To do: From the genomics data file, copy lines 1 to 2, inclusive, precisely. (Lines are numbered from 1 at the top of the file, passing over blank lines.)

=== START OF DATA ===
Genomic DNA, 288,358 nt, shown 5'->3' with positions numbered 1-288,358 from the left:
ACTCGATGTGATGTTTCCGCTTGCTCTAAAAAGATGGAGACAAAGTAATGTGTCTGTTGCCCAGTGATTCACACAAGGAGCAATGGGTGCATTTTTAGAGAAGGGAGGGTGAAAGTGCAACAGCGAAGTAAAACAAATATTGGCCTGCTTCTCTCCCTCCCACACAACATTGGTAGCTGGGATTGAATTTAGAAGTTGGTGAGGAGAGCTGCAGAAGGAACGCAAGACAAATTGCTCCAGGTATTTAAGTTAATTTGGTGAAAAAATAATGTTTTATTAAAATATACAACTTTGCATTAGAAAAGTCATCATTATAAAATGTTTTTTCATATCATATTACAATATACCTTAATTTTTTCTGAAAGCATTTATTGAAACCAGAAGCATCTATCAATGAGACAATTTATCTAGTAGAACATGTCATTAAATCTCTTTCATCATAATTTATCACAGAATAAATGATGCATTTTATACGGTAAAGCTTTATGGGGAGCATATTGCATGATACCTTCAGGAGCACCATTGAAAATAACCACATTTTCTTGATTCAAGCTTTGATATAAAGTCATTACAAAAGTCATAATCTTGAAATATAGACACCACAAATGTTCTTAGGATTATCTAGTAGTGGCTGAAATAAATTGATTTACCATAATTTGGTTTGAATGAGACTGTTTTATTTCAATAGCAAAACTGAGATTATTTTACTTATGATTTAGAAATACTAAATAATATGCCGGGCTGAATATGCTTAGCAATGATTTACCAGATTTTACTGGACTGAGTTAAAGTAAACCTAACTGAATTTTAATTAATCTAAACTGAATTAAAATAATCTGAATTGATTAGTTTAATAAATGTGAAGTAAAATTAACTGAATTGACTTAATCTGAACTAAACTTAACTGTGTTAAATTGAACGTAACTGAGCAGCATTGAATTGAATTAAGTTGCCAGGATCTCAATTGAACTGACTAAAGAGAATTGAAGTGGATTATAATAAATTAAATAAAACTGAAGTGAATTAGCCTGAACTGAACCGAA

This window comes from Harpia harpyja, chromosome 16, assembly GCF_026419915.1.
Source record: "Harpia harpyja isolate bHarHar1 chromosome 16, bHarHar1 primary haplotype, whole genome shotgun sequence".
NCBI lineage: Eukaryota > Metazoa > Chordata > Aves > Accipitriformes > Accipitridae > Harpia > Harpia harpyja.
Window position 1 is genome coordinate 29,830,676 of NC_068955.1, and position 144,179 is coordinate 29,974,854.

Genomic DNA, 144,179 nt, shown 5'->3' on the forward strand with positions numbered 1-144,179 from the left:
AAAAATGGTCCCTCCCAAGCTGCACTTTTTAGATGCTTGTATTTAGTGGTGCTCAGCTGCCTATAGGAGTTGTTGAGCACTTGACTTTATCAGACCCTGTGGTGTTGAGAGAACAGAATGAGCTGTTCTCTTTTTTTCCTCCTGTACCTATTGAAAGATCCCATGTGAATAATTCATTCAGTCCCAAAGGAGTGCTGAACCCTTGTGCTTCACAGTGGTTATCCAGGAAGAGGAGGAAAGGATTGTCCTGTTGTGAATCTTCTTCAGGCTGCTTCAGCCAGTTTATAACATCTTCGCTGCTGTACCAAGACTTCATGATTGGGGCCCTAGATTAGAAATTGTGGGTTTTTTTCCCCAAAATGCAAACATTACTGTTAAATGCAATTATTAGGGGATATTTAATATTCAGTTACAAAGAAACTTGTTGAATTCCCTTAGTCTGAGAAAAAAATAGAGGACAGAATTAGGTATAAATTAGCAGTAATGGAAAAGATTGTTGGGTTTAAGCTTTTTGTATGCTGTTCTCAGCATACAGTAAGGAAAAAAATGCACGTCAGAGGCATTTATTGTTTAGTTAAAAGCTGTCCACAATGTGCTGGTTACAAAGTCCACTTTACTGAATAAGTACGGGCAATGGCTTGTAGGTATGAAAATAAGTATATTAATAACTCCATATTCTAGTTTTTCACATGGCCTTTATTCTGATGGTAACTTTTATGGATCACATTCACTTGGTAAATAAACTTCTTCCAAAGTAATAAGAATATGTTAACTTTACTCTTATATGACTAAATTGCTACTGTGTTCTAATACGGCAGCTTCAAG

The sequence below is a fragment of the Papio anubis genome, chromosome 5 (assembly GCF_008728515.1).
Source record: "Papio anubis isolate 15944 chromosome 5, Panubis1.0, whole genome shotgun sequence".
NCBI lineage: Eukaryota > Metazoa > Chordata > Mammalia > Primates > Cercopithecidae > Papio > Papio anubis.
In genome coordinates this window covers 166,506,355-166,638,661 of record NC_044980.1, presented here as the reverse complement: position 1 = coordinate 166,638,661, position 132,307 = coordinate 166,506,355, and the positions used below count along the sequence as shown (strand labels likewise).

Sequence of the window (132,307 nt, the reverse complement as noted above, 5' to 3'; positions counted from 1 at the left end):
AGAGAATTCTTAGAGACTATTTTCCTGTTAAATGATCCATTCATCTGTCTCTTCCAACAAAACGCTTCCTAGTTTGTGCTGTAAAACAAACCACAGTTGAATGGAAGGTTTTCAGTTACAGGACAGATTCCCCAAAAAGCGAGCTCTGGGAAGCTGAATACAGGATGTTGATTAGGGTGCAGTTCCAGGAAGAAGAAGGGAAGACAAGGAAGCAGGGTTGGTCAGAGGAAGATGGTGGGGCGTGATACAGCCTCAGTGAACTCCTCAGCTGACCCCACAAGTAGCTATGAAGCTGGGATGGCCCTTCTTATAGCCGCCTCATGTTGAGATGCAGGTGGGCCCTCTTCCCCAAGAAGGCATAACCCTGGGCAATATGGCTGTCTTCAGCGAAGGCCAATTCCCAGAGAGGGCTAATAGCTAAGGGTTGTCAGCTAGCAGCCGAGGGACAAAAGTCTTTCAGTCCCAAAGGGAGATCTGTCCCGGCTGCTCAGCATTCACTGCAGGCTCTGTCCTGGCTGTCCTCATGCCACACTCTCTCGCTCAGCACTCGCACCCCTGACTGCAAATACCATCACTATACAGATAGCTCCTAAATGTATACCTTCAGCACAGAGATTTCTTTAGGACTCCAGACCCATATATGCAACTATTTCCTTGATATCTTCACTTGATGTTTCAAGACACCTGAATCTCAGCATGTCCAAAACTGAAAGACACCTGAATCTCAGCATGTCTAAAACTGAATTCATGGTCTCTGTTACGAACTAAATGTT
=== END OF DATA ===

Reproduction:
Genomic DNA, 288,358 nt, shown 5'->3' with positions numbered 1-288,358 from the left:
ACTCGATGTGATGTTTCCGCTTGCTCTAAAAAGATGGAGACAAAGTAATGTGTCTGTTGCCCAGTGATTCACACAAGGAGCAATGGGTGCATTTTTAGAGAAGGGAGGGTGAAAGTGCAACAGCGAAGTAAAACAAATATTGGCCTGCTTCTCTCCCTCCCACACAACATTGGTAGCTGGGATTGAATTTAGAAGTTGGTGAGGAGAGCTGCAGAAGGAACGCAAGACAAATTGCTCCAGGTATTTAAGTTAATTTGGTGAAAAAATAATGTTTTATTAAAATATACAACTTTGCATTAGAAAAGTCATCATTATAAAATGTTTTTTCATATCATATTACAATATACCTTAATTTTTTCTGAAAGCATTTATTGAAACCAGAAGCATCTATCAATGAGACAATTTATCTAGTAGAACATGTCATTAAATCTCTTTCATCATAATTTATCACAGAATAAATGATGCATTTTATACGGTAAAGCTTTATGGGGAGCATATTGCATGATACCTTCAGGAGCACCATTGAAAATAACCACATTTTCTTGATTCAAGCTTTGATATAAAGTCATTACAAAAGTCATAATCTTGAAATATAGACACCACAAATGTTCTTAGGATTATCTAGTAGTGGCTGAAATAAATTGATTTACCATAATTTGGTTTGAATGAGACTGTTTTATTTCAATAGCAAAACTGAGATTATTTTACTTATGATTTAGAAATACTAAATAATATGCCGGGCTGAATATGCTTAGCAATGATTTACCAGATTTTACTGGACTGAGTTAAAGTAAACCTAACTGAATTTTAATTAATCTAAACTGAATTAAAATAATCTGAATTGATTAGTTTAATAAATGTGAAGTAAAATTAACTGAATTGACTTAATCTGAACTAAACTTAACTGTGTTAAATTGAACGTAACTGAGCAGCATTGAATTGAATTAAGTTGCCAGGATCTCAATTGAACTGACTAAAGAGAATTGAAGTGGATTATAATAAATTAAATAAAACTGAAGTGAATTAGCCTGAACTGAACCGAA